Oppose the US war plans for Colombia and Venezuela

Statement by the Australia Venezuela Solidarity Network

On February 12, 2008, Colombia's Senator Piedad Cordoba announced the suspension of the rescue operation of three Colombian parliamentarians who were to be liberated by the Revolutionary Armed Forces of Colombia (FARC). The operation was suspended due to bombings by the Colombian military that put the lives of the prisoners at risk. The operation would have represented the second unilateral step by the FARC towards attempting to reach a humanitarian accord, following the earlier release of two prisoners in January.

These moves have occurred within the framework of the mediation process led by Venezuelan President Hugo Chavez, agreed to by Colombian President Alvaro Uribe in August then suspended by him in November. The previous rescue operation was also suspended when the Colombian military bombarded the area designated to release the prisoners.

The new round of bombing by the Colombian military is a stark reminder of the war policies of the Uribe government - backed by the United States administration – which aim to keep Colombia in a permanent state of war.

The desire of the majority of Colombian people, particularly the family members of FARC prisoners, is for a negotiated political settlement. A statement recently issued by numerous Colombian organisations and individuals, including the Colombian Association of Family Members of Detained and Liberated by the Guerrilla Groups, explains:

After more than forty years of uninterrupted armed conflict, there is an urgent need to find viable paths that allow us to advance, without any more hold-ups or delays, towards a negotiated political solution of the armed conflict, where the rights of the victims are preserved. We reiterate out conviction that the war that Colombia is suffering can only be overcome via a broad, pluralist and concerted national dialogue with society.

The mediation process head by Venezuela's president began to open such a path, before it was terminated by the Uribe government. Chavez has continued to offer to play any role he can in facilitating an end to Colombia's decades-long civil war, which has often spilt over into Venezuela territory.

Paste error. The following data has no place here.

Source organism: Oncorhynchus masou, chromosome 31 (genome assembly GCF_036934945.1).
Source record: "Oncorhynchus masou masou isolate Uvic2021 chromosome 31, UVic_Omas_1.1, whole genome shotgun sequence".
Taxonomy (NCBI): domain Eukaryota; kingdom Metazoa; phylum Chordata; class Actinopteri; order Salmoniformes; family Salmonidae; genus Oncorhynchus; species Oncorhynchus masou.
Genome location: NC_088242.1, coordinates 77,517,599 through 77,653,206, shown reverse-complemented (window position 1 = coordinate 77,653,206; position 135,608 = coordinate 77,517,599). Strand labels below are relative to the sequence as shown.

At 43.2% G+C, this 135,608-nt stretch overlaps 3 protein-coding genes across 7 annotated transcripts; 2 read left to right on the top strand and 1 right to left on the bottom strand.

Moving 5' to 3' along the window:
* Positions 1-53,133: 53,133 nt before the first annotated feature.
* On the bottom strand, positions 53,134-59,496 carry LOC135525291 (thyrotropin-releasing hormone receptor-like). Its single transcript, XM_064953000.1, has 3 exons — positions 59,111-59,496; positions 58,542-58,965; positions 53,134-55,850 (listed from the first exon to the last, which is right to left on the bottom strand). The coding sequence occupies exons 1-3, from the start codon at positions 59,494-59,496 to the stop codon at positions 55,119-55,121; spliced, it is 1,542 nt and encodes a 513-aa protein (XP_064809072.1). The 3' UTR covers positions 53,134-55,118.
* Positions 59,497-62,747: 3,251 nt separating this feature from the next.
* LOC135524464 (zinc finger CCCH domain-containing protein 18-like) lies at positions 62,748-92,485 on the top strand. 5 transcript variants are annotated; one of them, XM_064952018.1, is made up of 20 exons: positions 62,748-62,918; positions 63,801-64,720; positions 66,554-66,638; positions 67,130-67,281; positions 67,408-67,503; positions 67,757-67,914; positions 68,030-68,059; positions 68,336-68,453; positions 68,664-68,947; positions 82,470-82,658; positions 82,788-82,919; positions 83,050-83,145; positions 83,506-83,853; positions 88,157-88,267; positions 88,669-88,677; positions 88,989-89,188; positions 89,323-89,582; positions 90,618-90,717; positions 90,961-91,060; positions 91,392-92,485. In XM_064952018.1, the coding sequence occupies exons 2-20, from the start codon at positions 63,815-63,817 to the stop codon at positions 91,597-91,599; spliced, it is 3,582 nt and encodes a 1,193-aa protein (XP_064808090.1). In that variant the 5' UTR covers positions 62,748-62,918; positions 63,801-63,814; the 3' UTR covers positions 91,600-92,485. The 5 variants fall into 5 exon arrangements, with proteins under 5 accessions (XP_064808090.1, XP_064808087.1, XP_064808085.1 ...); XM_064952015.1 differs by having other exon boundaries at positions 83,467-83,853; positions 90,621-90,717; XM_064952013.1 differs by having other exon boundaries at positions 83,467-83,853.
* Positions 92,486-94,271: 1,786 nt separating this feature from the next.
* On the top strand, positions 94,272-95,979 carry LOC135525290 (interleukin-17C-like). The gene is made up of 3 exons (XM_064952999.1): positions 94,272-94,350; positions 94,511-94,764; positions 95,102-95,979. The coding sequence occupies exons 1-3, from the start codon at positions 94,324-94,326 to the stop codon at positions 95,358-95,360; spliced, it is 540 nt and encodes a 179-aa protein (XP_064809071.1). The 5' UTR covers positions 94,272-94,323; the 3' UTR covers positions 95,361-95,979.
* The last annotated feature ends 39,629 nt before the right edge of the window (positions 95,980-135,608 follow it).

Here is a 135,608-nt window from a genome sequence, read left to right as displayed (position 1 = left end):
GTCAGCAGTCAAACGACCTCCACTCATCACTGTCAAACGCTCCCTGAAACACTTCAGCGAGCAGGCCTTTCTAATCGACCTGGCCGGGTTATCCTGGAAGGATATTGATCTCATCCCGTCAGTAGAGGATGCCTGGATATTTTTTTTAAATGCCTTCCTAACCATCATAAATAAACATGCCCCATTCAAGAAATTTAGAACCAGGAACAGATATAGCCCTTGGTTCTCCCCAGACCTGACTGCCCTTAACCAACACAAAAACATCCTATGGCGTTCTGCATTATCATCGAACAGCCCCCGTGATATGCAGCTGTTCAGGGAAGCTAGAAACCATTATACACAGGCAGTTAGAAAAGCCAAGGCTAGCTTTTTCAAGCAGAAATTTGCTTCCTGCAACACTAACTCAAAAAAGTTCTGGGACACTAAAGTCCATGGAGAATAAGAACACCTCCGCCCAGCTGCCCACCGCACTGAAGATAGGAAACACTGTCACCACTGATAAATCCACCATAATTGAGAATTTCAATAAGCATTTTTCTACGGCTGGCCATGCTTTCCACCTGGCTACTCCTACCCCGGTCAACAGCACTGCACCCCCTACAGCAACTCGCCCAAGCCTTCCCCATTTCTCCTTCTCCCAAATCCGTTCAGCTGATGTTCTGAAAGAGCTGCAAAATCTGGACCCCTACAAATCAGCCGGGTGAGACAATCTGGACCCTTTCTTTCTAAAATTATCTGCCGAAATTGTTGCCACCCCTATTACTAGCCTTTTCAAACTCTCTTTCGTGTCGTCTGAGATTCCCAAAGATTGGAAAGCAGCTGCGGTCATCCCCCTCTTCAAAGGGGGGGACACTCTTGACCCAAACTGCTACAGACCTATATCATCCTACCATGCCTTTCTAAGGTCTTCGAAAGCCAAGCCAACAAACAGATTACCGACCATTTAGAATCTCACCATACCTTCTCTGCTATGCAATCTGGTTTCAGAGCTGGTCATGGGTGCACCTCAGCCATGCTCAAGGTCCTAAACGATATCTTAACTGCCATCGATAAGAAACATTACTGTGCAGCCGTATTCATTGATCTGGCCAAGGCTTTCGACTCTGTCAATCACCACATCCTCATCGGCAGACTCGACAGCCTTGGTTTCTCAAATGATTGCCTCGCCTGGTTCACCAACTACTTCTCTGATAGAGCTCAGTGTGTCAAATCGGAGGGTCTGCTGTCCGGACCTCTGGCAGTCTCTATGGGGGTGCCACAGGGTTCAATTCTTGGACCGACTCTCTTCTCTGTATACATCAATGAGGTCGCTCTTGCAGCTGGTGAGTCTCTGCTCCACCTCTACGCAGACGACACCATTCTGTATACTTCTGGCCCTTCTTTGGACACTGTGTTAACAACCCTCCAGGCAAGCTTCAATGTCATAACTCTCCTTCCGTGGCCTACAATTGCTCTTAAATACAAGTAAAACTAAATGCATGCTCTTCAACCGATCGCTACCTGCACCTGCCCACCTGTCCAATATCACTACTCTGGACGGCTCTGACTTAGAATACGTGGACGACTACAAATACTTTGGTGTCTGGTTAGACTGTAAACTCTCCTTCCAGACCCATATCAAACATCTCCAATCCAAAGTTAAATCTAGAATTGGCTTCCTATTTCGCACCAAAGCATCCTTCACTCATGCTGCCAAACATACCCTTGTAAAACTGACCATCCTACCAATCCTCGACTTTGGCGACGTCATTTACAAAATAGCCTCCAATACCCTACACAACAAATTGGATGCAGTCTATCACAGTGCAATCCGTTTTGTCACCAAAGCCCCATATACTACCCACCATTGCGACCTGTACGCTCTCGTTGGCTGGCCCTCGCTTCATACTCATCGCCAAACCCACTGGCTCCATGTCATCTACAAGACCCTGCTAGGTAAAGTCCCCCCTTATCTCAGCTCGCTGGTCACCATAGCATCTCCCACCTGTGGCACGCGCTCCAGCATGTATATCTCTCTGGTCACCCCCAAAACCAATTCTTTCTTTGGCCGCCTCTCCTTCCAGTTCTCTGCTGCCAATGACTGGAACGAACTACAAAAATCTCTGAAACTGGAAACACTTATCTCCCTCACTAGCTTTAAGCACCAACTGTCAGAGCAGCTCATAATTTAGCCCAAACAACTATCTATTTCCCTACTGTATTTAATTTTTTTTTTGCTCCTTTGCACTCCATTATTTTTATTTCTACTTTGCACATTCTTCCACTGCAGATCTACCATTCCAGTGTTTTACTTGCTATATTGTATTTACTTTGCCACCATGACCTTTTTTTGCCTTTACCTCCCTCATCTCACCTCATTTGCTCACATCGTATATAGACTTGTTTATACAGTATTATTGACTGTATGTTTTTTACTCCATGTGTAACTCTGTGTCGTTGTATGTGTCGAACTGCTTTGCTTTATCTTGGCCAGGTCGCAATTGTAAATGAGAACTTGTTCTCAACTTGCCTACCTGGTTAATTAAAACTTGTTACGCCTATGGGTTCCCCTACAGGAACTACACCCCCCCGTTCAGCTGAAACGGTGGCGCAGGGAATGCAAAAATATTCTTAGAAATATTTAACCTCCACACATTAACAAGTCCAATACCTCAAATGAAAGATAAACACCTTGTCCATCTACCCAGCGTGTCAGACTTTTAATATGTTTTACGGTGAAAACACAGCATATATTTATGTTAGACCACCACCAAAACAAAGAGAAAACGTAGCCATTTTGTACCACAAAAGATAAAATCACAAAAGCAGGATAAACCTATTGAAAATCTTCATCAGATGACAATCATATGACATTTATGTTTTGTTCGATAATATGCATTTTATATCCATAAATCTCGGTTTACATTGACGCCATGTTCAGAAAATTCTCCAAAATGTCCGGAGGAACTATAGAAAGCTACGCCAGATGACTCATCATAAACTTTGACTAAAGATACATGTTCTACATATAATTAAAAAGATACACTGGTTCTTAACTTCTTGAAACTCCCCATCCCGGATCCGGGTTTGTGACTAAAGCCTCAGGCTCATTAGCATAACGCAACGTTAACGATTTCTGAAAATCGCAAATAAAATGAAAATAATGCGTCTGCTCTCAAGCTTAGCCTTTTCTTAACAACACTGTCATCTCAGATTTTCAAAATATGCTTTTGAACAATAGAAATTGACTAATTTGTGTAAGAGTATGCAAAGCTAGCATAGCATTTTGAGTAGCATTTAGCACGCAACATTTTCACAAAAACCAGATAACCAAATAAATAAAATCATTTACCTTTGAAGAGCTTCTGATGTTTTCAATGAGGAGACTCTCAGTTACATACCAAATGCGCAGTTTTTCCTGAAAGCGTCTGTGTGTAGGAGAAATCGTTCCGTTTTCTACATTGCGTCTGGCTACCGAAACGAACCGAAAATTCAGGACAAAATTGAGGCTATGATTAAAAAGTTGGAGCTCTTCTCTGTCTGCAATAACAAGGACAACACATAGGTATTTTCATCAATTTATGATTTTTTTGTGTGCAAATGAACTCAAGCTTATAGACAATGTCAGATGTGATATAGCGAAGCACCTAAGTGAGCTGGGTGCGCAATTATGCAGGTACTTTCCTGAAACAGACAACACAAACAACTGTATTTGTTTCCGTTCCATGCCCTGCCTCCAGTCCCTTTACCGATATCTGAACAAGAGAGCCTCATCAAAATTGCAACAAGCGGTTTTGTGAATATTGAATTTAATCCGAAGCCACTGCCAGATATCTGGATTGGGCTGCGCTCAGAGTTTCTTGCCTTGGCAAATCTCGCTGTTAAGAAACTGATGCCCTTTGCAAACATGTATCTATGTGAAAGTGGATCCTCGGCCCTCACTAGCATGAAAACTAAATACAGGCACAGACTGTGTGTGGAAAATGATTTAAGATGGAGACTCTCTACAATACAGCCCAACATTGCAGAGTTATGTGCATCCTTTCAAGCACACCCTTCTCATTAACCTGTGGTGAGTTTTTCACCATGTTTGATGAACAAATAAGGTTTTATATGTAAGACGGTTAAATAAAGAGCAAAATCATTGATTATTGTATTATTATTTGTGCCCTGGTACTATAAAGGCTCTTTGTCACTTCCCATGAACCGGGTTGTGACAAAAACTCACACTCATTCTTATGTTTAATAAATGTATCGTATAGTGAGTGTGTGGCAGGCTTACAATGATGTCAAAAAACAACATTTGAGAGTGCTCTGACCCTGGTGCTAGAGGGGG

The reason why Uribe stopped the process is clear: Washington fears a political solution to the Colombia's war, which provides a pretext for the militarisation of the region through Plan Colombia and now Plan Patriot. Any moves towards peace put into question the role of the US and its policy of violence and conflict, which has achieved worse than nothing.

Playing on the sentiments of the Colombian people for peace, the Uribe government and its allies promoted demonstrations against the FARC on February 4. These demonstrations, despite the intentions of many who participated, aimed to build support for increased military attacks on the FARC guerrillas. No mention was made at the rallies of the 15,000 Colombians who have disappeared at the hands of the Colombian military and paramilitaries, or the more than 3000 mass graves, or the more than 3500 massacres committed by the paramilitaries between 1982 and 2005, or the 16 extrajudicial executions committed by the military in January 2008 alone.

The demonstrations were also used to attack Chavez, accusing him of supporting terrorism and narco-trafficking. These false accusations are in line with recent statements by the US government and are part of a destabilisation campaign to spread the war across the border into Venezuela.

Venezuela represents a powerful brake on Washington's war plans for the region. Chavez's policy of promoting regional economic, political and cultural integration is helping to unite a continent-wide rebellion against US-imposed neoliberalism. Chavez's call for peace in Colombia is a direct threat to the US policy of pursuing violence across Latin America to get rid of leftwing governments that oppose US domination and exploitation.

Unable to rely on political means to push back the Venezuelan revolution, the US is building up its war drive against Venezuela, for which its links to the Colombian paramilitaries are crucial. Just like the US propaganda and lies about "weapons of mass destruction" in the lead up to its war on Iraq, today Washington is talking about Venezuela as a "drug haven" that is "arming terrorists" and is a "threat to stability".

That is why the Venezuelan government is completely correct when it says "there cannot be peace in Venezuela without peace in Colombia". It is also why Chavez's efforts to meditate a peaceful solution must be supported by all those who oppose war.

Calling for a global demonstration on March 6 "For the disappeared, for the misplaced, for the massacred, for the executed", the National Movement of Victims of State Crimes (Colombia) asks those who participated in the anti-FARC demonstrations: "You marched on February 4. Will you accompany the victims of the paramilitaries, the para-politicians and state agents on March 6?"